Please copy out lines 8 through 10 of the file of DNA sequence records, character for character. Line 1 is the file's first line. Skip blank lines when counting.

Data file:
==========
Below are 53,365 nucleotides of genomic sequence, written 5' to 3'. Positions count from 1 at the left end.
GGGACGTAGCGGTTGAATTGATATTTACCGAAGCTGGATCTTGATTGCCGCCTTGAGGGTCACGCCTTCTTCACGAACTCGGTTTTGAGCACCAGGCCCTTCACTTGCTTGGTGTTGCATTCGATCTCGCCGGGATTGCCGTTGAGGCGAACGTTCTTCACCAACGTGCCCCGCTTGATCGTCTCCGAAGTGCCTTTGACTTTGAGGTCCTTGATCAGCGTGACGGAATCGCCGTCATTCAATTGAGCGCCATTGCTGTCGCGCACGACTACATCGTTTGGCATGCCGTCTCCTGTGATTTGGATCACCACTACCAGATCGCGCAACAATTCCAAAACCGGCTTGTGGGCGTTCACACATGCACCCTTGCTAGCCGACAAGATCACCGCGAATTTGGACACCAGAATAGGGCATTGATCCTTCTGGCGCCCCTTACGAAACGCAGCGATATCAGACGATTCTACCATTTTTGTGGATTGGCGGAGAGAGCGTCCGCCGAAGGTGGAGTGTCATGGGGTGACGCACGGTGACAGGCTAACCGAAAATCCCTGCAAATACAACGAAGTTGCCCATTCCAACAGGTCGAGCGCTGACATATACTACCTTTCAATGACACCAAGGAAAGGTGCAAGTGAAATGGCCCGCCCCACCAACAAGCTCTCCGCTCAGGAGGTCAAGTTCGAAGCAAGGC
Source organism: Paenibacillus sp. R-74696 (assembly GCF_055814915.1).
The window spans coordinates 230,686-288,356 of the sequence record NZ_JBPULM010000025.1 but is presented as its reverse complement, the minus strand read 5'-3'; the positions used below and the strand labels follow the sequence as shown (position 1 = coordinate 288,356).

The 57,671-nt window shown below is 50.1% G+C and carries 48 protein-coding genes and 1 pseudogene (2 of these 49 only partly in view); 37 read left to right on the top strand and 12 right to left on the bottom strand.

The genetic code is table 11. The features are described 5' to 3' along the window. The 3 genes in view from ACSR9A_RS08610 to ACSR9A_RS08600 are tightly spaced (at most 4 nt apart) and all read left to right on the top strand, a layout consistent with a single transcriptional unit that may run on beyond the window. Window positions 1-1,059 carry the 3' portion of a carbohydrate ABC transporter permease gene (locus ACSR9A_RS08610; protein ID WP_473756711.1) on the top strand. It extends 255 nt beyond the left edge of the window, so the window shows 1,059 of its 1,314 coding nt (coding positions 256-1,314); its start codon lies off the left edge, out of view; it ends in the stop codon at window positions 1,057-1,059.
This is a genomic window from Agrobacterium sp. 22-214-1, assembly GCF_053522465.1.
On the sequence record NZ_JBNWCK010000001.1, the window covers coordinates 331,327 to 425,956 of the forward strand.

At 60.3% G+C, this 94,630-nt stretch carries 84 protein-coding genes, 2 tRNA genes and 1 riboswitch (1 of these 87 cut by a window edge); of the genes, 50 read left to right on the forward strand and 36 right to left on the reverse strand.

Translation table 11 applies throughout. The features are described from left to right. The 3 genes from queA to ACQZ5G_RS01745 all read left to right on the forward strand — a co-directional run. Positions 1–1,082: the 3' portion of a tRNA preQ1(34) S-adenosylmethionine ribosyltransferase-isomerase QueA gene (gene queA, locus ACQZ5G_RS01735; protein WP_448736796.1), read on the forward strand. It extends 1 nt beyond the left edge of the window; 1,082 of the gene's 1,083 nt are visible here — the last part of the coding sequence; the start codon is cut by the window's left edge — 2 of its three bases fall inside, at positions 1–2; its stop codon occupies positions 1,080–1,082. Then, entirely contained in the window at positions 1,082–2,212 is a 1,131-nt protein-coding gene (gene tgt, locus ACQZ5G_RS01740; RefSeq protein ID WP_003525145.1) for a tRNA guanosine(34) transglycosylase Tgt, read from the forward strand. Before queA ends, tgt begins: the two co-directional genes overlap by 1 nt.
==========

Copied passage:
On the sequence record NZ_JBNWCK010000001.1, the window covers coordinates 331,327 to 425,956 of the forward strand.

At 60.3% G+C, this 94,630-nt stretch carries 84 protein-coding genes, 2 tRNA genes and 1 riboswitch (1 of these 87 cut by a window edge); of the genes, 50 read left to right on the forward strand and 36 right to left on the reverse strand.

Translation table 11 applies throughout. The features are described from left to right. The 3 genes from queA to ACQZ5G_RS01745 all read left to right on the forward strand — a co-directional run. Positions 1–1,082: the 3' portion of a tRNA preQ1(34) S-adenosylmethionine ribosyltransferase-isomerase QueA gene (gene queA, locus ACQZ5G_RS01735; protein WP_448736796.1), read on the forward strand. It extends 1 nt beyond the left edge of the window; 1,082 of the gene's 1,083 nt are visible here — the last part of the coding sequence; the start codon is cut by the window's left edge — 2 of its three bases fall inside, at positions 1–2; its stop codon occupies positions 1,080–1,082. Then, entirely contained in the window at positions 1,082–2,212 is a 1,131-nt protein-coding gene (gene tgt, locus ACQZ5G_RS01740; RefSeq protein ID WP_003525145.1) for a tRNA guanosine(34) transglycosylase Tgt, read from the forward strand. Before queA ends, tgt begins: the two co-directional genes overlap by 1 nt.